Human Waste Used by 200 Million Farmers, Study Says
Tasha Eichenseher in Stockholm, Sweden
for National Geographic News
|August 21, 2008|
Facing water shortages and escalating fertilizer costs, farmers in developing countries are using raw sewage to irrigate and fertilize nearly 49 million acres (20 million hectares) of cropland, according to a new report—and it may not be a bad thing.
While the practice carries serious health risks for many, those dangers are eclipsed by the social and economic gains for poor urban farmers and consumers who need affordable food, the study authors say.
Nearly 200 million farmers in China, India, Vietnam, sub-Saharan Africa, and Latin America harvest grains and vegetables from fields that use untreated human waste.
Ten percent of the world's population relies on such foods, according to the World Health Organization (WHO).
"There is a large potential for wastewater agriculture to both help and hurt great numbers of urban consumers," said Liqa Raschid-Sally, who led the study published by the Sri Lanka-based International Water Management Institute (IWMI) and released this week at the World Water Week conference in Stockholm, Sweden.
The report focused on poor urban areas, where farms in or near cities supply relatively inexpensive food. Most of these operations draw irrigation water from local rivers or lakes. Unlike developed cities, however, these areas lack advanced water-treatment facilities, and rivers effectively become sewers.
When this water is used for agricultural irrigation, farmers risk absorbing disease-causing bacteria, as do consumers who eat the produce raw and unwashed. Nearly 2.2 million people die each year because of diarrhea-related diseases, including cholera, according to WHO statistics. More than 80 percent of those cases can be attributed to contact with contaminated water and a lack of proper sanitation. But Pay Drechsel, an IWMI environmental scientist, argues that the social and economic benefits of using untreated human waste to grow food outweigh the health risks.
Those dangers can be addressed with farmer and consumer education, he said, while the free water and nutrients from human wastewater and feces can help urban farmers in developing countries to escape poverty.
Waste Into Water
Agriculture is a water-intensive business, accounting for nearly 70 percent of global fresh water consumption.
In poor, parched regions, untreated wastewater is the only viable irrigation source to keep farmers in business, according to Drechsel. Mark Redwood, a senior program officer with the Canadian International Development Research Centre, said that in some cases, water is so scarce that farmers break open sewage pipes transporting waste to local rivers.
Irrigation is the primary agricultural use of human waste in the developing world. But frequently untreated human feces harvested from latrines is delivered to farms and spread as fertilizer.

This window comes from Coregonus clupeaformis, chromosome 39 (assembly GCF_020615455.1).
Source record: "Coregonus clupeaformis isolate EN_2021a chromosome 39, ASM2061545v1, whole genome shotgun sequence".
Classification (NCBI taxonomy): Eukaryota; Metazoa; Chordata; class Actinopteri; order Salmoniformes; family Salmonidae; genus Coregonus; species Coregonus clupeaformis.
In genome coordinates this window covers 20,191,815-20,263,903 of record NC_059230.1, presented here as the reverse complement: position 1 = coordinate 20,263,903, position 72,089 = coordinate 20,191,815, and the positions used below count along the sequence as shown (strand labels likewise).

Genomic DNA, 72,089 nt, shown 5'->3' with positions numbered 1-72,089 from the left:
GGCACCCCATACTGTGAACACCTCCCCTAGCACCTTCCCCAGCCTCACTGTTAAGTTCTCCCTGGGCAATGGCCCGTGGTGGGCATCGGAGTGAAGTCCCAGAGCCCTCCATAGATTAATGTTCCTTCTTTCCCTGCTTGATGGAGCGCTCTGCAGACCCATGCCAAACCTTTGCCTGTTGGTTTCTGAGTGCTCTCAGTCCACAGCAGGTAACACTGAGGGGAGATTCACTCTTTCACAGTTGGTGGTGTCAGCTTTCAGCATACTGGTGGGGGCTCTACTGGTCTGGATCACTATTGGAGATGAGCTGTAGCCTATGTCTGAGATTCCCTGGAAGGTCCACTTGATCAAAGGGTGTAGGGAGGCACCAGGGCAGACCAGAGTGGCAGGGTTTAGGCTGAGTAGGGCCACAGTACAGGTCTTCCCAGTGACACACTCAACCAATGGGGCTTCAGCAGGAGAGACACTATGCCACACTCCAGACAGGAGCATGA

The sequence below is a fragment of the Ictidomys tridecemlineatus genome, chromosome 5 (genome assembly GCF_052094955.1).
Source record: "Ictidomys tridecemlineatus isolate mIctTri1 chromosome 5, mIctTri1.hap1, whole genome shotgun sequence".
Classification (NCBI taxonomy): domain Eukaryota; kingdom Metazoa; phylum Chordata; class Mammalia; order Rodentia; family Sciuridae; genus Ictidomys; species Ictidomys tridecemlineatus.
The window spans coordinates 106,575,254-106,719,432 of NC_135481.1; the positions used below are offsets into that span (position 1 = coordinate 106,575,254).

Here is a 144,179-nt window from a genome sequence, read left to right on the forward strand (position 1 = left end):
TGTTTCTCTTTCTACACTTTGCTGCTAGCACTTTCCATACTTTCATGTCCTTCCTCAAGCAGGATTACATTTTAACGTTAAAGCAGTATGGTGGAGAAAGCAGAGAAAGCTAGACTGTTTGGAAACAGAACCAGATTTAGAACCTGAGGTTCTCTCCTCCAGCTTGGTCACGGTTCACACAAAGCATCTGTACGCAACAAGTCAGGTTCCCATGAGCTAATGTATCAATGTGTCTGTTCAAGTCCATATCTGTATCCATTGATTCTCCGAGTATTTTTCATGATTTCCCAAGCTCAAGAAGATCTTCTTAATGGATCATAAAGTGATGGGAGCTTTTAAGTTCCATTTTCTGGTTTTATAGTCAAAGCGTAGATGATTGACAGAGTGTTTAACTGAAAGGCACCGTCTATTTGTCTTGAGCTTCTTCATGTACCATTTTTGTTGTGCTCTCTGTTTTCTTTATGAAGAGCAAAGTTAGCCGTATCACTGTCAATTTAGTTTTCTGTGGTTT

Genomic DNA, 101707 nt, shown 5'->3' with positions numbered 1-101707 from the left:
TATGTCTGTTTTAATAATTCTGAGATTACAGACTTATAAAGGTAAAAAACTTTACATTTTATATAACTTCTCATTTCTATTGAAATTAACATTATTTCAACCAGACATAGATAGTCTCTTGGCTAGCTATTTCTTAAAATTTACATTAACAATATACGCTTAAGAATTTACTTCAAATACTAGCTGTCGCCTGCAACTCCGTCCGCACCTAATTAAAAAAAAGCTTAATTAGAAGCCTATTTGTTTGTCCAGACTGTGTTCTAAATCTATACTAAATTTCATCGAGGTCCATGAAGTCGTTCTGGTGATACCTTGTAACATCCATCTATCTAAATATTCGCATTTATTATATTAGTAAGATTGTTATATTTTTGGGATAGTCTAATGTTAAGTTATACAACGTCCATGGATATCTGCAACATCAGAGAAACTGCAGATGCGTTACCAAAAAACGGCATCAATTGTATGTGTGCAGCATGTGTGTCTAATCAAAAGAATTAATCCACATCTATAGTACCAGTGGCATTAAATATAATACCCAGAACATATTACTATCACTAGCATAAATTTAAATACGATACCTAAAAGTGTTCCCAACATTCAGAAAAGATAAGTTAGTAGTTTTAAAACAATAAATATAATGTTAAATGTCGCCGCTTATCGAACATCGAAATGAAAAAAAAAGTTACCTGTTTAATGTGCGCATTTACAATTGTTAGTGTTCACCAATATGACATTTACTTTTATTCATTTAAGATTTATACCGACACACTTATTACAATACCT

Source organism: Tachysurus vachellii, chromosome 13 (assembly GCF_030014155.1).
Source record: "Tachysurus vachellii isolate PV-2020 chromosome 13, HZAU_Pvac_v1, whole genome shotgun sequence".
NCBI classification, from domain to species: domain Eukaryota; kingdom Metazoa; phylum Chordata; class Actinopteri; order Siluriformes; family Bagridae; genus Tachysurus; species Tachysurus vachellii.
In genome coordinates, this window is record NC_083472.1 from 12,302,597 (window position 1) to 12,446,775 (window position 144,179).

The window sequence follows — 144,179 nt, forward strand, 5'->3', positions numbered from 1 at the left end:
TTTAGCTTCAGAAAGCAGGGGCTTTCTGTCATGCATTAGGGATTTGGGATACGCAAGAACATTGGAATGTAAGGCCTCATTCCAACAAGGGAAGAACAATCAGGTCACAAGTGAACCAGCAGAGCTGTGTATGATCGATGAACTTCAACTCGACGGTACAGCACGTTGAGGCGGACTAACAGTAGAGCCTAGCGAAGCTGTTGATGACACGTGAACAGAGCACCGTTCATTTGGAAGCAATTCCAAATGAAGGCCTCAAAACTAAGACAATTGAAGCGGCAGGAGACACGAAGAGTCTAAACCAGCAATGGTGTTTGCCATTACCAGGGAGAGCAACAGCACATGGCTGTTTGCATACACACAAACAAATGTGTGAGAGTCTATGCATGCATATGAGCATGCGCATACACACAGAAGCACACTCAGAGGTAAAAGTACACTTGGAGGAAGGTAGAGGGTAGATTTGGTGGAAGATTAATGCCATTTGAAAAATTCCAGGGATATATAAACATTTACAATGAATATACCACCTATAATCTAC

In most cases, the excrement is used on cereal or grain crops, which are eventually cooked, minimizing the risk of transmitting water-borne pathogens and diseases, IWMI's Drechsel noted.
With fertilizer prices jumping nearly 50 percent per metric ton over the last year in some places, human waste is an attractive, and often necessary, alternative, Redwood said.
In cases where sewage sludge is used, expensive chemical fertilizer use can be avoided, he said. The sludge contains the same critical nutrients—nitrogen, phosphorous, and potassium.
It is generally unheard of for untreated wastewater to be used for agriculture in developed countries, simply because farmers there have access to treated water, said Margaret Catley-Carlson of the Global Water Partnership.
Instead, farmers in developed countries use recycled wastewater that often meets drinking-water standards.
To address health risks associated with wastewater agriculture in developing countries, IWMI recommends education programs for both consumers and farmers.
The nonprofit also recommends that such operations adhere to World Health Organization (WHO) standards for safe wastewater usage. WHO, in turn, has made their own standards less stringent.
"Overly strict standards often fail," James Bartram, a WHO water-health expert, said. "We need to accept that across much of the planet, waste with little or no treatment will be applied to agriculture for good reason." According to IWMI's report, few developing countries have official guidelines for the use of wastewater for farming. But the fact that authorities are even acknowledging that wastewater agriculture exists is progress, the report says.
In the city of Kumasi, Ghana, home to 1.6 million people, IWMI estimates that there are about 12,000 families growing food on 27,000 acres (12,000 hectares) using mostly polluted surface water.
Just this year the Ghanaian government began to recognize this type of informal irrigation in its new irrigation policy, according to IWMI's Drechsel, who views the move as a giant breakthrough for addressing related health issues.
There are also low-tech solutions for "treating" human waste. IWMI suggests employing appropriate and time-tested indigenous practices.
The report cites examples in Indonesia, Nepal, and Vietnam. There, farmers store wastewater in ponds to allow solid feces and worm eggs to settle, possibly reducing bacterial content in the residual water.
Composting, in which heat kills much of the bacteria, is another option, according to the report.
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